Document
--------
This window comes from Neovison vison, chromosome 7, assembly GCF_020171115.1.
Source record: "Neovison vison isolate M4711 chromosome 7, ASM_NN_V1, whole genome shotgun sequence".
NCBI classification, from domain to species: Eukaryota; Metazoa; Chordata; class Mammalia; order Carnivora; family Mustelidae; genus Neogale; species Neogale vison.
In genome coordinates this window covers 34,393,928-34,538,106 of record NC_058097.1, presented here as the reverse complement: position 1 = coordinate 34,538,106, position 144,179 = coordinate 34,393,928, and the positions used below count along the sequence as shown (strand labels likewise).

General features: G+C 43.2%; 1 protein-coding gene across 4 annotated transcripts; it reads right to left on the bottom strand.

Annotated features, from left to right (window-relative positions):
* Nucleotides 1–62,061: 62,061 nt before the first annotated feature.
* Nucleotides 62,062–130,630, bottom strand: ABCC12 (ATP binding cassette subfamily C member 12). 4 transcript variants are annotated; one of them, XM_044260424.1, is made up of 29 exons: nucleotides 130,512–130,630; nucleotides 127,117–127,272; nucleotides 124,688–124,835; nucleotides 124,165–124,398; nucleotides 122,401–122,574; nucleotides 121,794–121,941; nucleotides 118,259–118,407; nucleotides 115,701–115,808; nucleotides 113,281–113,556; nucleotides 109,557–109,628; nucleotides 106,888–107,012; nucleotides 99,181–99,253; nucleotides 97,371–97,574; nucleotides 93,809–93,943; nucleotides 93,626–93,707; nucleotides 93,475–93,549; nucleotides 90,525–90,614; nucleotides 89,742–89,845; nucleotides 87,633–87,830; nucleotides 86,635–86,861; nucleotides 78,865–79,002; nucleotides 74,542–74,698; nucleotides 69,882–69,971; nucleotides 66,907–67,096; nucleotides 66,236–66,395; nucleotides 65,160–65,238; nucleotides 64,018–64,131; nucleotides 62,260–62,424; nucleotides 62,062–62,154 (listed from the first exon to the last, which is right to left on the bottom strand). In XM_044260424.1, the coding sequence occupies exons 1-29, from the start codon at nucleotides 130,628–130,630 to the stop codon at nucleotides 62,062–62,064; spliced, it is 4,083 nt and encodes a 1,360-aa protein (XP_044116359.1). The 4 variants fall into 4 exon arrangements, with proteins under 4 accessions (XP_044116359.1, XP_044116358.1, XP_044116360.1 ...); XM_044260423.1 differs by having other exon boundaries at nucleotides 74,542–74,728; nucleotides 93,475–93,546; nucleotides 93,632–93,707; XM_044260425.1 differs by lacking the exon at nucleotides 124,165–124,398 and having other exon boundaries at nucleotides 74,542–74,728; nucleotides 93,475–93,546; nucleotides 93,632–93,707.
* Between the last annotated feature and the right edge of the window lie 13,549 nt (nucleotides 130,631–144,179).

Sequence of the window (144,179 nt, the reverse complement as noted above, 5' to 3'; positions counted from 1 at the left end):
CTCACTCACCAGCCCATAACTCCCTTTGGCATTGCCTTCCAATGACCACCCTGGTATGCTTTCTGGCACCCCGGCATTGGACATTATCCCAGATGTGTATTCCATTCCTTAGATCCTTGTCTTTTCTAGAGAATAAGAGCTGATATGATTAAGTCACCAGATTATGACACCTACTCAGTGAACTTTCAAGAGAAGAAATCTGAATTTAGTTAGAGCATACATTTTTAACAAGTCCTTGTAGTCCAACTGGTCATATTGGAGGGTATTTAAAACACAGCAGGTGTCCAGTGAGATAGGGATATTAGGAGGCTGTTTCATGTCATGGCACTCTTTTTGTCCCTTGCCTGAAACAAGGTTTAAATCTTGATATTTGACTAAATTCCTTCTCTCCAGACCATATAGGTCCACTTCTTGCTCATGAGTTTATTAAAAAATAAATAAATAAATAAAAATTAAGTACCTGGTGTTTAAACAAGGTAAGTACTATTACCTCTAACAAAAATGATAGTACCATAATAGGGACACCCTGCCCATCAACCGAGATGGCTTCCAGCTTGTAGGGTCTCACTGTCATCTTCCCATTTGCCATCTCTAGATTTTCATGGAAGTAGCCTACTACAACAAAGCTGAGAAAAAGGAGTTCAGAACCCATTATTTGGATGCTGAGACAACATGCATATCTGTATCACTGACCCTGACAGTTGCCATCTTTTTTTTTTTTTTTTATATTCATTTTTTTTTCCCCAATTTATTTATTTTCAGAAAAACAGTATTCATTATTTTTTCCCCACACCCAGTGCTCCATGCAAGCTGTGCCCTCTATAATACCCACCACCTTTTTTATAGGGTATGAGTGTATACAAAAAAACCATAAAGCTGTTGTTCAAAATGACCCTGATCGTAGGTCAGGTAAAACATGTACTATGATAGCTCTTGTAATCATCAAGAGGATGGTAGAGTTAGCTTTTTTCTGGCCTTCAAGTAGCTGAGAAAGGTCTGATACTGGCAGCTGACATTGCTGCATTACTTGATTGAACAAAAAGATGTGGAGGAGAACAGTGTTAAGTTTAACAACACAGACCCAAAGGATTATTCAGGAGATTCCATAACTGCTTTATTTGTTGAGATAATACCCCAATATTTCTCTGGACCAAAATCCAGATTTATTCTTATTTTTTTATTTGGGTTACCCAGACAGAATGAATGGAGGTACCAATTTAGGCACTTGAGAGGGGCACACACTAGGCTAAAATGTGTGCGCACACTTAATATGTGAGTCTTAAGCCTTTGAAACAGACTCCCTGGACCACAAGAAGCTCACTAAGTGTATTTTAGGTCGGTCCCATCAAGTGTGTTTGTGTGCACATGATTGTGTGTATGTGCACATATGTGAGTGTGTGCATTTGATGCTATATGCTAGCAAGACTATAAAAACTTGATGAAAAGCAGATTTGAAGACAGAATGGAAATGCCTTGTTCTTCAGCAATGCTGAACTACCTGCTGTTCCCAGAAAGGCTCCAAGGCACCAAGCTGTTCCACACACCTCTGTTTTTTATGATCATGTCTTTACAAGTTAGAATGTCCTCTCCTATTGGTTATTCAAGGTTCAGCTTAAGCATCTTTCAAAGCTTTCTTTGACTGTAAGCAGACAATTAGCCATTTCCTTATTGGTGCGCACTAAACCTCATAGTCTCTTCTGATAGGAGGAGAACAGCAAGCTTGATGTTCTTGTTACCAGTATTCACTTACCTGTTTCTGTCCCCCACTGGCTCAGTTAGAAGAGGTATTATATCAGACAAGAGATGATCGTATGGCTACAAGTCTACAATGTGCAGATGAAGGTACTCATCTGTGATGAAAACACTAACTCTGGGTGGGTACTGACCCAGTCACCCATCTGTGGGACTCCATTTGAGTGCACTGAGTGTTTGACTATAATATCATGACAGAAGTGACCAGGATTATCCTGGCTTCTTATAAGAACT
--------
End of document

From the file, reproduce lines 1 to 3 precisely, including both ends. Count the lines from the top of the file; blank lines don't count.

This window comes from Neovison vison, chromosome 7, assembly GCF_020171115.1.
Source record: "Neovison vison isolate M4711 chromosome 7, ASM_NN_V1, whole genome shotgun sequence".
NCBI classification, from domain to species: Eukaryota; Metazoa; Chordata; class Mammalia; order Carnivora; family Mustelidae; genus Neogale; species Neogale vison.